More hiring at a Big Four firm is underway.
PricewaterhouseCoopers will hire 400 employees in North Texas over the next year, the managing partner of the office, Tom Codd, told Dallas Business Journal. Most of the hires will be in Dallas, where PwC currently has 1,400 people. The rest will hole up in Fort Worth, where PwC employs 100.
Revenue at the firm increased 21.5% in the fiscal year that ended June 30, 2011, and the firm is still hiring to meet its goal of bringing on 40,000 people by the end of June 2012, FINS reported in February.
In an interview earlier this year with Paula Loop, U.S. and global talent leader, Loop said the firm wants to hire accountants who can help financial services clients navigate new regulatory issues stemming from legislation like the Dodd-Frank Act.
Jobs Galore (FINS)
The finance sector gained 15,000 jobs last month, but only certain areas saw growth. Your best bet: commercial banks and mortgage lenders.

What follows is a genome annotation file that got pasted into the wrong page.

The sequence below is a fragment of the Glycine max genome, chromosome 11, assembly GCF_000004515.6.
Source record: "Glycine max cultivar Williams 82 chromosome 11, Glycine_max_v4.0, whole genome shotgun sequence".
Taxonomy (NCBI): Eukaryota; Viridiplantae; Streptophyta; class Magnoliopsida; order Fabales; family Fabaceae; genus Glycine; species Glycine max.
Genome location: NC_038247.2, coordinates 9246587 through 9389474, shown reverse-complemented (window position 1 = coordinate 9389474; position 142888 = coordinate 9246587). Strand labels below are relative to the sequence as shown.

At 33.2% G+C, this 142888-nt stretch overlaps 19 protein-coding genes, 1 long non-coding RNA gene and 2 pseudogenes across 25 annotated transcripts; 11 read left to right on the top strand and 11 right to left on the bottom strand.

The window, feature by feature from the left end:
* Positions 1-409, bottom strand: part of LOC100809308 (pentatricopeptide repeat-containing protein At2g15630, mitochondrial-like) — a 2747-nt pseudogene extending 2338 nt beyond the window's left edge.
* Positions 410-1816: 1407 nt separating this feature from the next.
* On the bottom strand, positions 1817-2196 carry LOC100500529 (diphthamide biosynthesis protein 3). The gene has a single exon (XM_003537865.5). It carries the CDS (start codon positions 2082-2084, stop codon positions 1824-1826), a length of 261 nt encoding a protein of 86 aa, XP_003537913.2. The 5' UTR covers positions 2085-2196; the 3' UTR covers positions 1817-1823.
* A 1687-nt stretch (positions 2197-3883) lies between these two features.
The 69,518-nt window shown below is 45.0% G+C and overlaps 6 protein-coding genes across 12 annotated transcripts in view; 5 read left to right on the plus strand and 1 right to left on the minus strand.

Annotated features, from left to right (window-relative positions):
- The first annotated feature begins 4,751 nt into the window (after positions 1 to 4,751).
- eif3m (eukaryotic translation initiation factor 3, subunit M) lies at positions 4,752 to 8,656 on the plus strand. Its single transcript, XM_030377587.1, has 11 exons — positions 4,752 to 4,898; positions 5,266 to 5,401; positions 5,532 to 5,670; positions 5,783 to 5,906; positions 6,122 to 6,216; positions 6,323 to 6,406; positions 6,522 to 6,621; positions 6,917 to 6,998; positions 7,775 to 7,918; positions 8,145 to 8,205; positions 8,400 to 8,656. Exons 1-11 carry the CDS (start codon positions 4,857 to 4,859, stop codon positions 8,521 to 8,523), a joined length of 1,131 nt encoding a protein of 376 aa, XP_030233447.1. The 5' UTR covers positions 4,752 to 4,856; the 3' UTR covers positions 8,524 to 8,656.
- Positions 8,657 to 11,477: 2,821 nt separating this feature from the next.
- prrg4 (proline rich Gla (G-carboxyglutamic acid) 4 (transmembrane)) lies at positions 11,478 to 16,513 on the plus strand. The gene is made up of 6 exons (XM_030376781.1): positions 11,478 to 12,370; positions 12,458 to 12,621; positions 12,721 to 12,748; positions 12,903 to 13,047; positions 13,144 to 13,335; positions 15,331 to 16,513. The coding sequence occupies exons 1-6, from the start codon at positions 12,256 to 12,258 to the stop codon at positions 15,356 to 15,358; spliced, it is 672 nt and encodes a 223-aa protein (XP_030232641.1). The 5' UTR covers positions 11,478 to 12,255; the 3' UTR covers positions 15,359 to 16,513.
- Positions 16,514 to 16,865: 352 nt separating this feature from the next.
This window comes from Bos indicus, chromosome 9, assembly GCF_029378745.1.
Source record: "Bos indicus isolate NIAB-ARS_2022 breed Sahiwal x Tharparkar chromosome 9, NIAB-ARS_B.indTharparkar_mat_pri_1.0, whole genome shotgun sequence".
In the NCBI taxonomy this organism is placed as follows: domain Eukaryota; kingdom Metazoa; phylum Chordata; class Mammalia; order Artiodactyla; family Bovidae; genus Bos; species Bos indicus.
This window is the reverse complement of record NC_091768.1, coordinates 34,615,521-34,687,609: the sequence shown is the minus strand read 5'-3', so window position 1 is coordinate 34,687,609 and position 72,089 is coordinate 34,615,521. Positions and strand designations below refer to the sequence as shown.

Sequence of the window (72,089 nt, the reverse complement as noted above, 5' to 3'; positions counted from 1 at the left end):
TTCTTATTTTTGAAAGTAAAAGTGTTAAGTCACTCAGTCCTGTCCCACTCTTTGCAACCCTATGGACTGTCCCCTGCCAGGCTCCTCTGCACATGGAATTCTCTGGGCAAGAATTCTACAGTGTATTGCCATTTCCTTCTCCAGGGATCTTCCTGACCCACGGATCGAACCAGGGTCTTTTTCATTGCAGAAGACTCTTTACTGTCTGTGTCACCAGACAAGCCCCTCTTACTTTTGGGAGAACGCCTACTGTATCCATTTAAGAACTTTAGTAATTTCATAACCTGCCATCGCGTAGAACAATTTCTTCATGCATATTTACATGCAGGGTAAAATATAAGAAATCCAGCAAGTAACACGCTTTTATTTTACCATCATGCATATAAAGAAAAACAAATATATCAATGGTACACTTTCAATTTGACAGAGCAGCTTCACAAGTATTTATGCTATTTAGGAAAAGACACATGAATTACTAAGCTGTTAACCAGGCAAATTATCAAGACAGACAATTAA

Salary Down (WSJ)
The top 25 executives at AIG won't be receiving pay increases this year. The government bailed out the firm and still owns a stake in the company.
Changing the Rules (Bloomberg)
In last week's proxy statement, Morgan Stanley updated its clawback rules for when executives misbehave.
Southern Blues (Atlanta Journal-Constitution)
It's tough to be unemployed anywhere, but those in Georgia have it especially bad. The state has effectively run out of money for unemployment benefits, and has reduced the number of weeks people are eligible to receive them.
Mastering the Body Cues (Globe and Mail)
You've probably been told no one likes a narcissist. Reverse that thinking as it could very well help you rock a job interview.
Getting In (Poets & Quants)
One B-school guru breaks down your chances of getting into top schools like Stanford, Wharton and Harvard. The main takeaway: Make sure you have a story.
Buzz Around the Office
Someone needs to put an electronic fence around the window.
List of the Day: Religion
Hold back when it comes to talking religion in the workplace.
1. You can talk about food and decor, but stay away from religious specifics.
2. Don't bring religious symbols to work.
3. Know when to keep quiet.